## Section: Overall Objectives

### Information dissemination over social networks

While we have been studying information dissemination in practical settings (such as WhatsUp in Gossple ), modeling such dynamic systems is still in its infancy. We plan to complement our practical work on gossip algorithms and information dissemination along the following axes:

**Rumour spreading** is a family of simple randomized algorithms
for information dissemination, in which nodes contact (uniformly)
random neighbours to exchange information with them. Despite their
simplicity these protocols have proved very efficient for various
network topologies. We are interested in studying their properties in
specific topologies such as social networks be they implicit
(interest-based as in Gossple ) or explicit (where users choose their
friends as in Facebook). Recently, there has been some work on
bounding the speed of rumour spreading in terms of abstract properties
of the network graph, especially the graph's expansion properties of
conductance and vertex expansion. It has been shown that high values
for either of these guarantees fast rumour spreading—this should be
related to empirical observations that social networks have high
expansion. Some works established increasingly tighter upper bounds
for rumour spreading in term of conductance or vertex expansion, but
these bounds are not tight.

Our objective is to prove the missing tight upper bound for rumour spreading with vertex expansion. It is known that neither conductance nor vertex expansion are enough by themselves to completely characterize the speed of rumour spreading: are there graphs with bad expansion in which rumours spread fast?

**Overcoming the dependence on expansion**:
Rumour spreading algorithms have very nice properties such as their simplicity, good performances for many networks but they
may have very poor performance for some networks, even though these
networks have small diameter, and thus it is possible to achieve fast
information dissemination with more sophisticated protocols. Typically
nodes may choose the neighbours to contact with some non-uniform
probabilities that are determined based on information accumulated by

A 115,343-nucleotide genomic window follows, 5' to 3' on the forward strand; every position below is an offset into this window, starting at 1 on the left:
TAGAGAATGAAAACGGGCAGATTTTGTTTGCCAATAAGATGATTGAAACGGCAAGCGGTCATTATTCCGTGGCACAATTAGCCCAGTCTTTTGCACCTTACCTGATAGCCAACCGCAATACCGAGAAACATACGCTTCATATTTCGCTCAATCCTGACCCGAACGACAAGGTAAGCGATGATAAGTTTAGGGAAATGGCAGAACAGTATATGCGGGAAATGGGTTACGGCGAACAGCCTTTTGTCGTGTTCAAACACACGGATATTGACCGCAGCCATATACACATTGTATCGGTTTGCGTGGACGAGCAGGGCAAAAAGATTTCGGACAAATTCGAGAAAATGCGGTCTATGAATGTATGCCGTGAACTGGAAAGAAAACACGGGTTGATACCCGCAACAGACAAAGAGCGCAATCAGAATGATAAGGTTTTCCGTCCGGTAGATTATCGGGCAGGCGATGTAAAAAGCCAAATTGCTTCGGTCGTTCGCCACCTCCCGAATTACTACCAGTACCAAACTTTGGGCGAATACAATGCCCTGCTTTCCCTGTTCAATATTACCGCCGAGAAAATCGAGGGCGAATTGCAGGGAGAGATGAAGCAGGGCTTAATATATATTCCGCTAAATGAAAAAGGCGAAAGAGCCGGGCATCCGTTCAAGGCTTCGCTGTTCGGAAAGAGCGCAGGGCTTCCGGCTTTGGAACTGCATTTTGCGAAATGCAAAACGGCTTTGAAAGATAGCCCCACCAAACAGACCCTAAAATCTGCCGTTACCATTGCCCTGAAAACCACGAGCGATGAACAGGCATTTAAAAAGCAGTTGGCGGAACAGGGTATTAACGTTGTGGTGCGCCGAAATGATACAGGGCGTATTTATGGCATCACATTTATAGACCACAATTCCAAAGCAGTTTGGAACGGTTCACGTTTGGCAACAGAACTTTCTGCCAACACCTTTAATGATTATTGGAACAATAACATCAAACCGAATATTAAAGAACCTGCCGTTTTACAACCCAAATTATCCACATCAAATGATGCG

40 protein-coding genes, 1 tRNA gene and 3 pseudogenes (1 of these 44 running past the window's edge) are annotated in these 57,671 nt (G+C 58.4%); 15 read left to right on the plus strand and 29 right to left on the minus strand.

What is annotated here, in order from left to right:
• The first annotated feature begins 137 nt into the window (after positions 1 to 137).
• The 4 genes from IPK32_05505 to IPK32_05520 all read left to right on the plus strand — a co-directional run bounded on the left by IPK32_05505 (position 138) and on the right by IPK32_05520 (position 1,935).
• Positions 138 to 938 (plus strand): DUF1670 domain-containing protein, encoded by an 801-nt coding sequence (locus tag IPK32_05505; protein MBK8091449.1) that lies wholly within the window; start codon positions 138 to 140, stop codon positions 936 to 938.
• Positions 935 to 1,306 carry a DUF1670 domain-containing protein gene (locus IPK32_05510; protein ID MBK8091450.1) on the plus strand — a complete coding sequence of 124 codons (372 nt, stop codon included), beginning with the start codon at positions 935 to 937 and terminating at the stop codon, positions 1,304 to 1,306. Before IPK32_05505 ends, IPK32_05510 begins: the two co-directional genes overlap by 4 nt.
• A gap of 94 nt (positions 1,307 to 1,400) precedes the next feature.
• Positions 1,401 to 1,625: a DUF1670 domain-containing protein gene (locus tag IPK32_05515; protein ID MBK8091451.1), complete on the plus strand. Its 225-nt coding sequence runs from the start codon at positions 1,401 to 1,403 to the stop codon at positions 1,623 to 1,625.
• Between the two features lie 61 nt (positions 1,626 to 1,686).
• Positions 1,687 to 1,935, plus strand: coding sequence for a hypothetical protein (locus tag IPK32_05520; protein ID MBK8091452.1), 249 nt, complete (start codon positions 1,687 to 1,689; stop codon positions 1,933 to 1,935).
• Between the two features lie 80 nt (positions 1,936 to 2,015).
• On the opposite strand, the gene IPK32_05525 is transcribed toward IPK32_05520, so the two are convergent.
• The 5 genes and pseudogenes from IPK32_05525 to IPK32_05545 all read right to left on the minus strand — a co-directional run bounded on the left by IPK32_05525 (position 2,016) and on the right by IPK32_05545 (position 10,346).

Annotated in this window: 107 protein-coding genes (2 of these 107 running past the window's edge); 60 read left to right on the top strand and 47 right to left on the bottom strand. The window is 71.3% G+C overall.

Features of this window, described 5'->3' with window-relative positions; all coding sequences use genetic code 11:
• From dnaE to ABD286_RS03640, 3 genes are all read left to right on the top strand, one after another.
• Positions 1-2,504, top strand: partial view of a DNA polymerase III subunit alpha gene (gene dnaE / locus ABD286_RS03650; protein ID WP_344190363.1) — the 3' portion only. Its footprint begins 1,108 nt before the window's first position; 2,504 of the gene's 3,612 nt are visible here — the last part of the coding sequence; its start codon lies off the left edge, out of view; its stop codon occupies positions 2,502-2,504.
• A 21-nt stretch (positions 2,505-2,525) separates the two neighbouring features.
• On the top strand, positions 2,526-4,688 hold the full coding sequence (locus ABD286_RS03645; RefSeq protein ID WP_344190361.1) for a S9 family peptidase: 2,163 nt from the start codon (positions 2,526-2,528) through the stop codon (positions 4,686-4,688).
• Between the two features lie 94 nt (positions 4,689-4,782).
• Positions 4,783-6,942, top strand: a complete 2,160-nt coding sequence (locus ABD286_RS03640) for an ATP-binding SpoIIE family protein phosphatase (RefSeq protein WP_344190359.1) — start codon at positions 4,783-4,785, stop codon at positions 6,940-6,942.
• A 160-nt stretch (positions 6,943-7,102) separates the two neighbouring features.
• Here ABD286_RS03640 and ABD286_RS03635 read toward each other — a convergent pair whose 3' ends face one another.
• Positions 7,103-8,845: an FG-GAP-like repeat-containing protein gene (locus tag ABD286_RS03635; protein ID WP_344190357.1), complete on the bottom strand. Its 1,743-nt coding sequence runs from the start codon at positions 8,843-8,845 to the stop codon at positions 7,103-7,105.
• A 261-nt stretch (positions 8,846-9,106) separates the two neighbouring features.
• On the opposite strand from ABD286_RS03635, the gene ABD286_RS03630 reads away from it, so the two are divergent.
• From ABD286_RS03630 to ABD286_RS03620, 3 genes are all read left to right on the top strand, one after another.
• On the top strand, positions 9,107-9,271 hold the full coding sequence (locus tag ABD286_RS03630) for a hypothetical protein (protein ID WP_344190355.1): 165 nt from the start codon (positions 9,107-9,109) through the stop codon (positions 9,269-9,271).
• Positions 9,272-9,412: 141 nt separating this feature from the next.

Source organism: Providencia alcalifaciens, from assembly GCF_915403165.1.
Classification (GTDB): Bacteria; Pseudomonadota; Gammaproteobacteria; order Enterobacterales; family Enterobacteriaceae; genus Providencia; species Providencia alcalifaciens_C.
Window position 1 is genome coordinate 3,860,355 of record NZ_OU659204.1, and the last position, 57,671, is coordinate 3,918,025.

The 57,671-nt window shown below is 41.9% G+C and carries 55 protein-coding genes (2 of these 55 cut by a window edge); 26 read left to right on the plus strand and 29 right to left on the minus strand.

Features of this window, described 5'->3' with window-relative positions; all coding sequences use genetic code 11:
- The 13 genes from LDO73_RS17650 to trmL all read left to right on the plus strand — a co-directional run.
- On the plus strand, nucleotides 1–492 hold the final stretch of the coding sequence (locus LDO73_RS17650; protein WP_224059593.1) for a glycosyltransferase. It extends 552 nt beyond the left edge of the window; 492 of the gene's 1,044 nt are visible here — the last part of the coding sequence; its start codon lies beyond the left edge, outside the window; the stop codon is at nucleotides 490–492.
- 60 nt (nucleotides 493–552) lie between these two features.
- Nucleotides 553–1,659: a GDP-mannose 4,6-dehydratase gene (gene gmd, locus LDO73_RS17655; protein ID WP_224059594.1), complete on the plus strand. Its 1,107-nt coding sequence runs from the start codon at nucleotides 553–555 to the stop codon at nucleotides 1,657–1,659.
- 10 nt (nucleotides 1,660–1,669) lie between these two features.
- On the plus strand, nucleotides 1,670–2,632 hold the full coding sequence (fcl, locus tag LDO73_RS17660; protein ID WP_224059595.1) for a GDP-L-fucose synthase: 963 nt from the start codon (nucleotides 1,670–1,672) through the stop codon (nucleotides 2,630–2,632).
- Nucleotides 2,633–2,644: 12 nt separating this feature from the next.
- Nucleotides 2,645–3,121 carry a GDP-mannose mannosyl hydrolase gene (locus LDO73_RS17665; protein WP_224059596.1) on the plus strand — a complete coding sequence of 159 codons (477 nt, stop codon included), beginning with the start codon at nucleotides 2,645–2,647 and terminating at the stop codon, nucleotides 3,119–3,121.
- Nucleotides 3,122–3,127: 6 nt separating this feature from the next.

each node during the run of the algorithm. These algorithms achieve
information dissemination in time that is close to the diameter of the
network. These algorithms, however, do not meet some of the other nice
properties of rumour spreading, most importantly, robustness against
failures. We are investigating algorithms that combine the good
runtime of these latest protocols with the robustness of rumour
spreading.

**Competing rumours**: Suppose now that two, or more, conflicting
rumours (or opinions) spread in the network, and whenever a node
receives different rumours it keeps only one of them. Which rumour
prevails, and how long does it take until this happens? Similar
questions have been studied in other contexts but not in the context
of rumour spreading. The *voter* model is a well studied graph process that can be viewed as a competing
rumour process that follows the classic PULL rumour spreading
algorithm. However, research has only recently started to address the
question of how long it takes until a rumour prevails. An interesting variant of the problem that has not been considered
before is when different rumours are associated with different weights
(some rumours are more convincing than others).
We plan to study the above models and variations of them, and
investigate their connection to the standard rumour spreading
algorithms. This is clearly related to the dissemination of news and
personalization in social networks.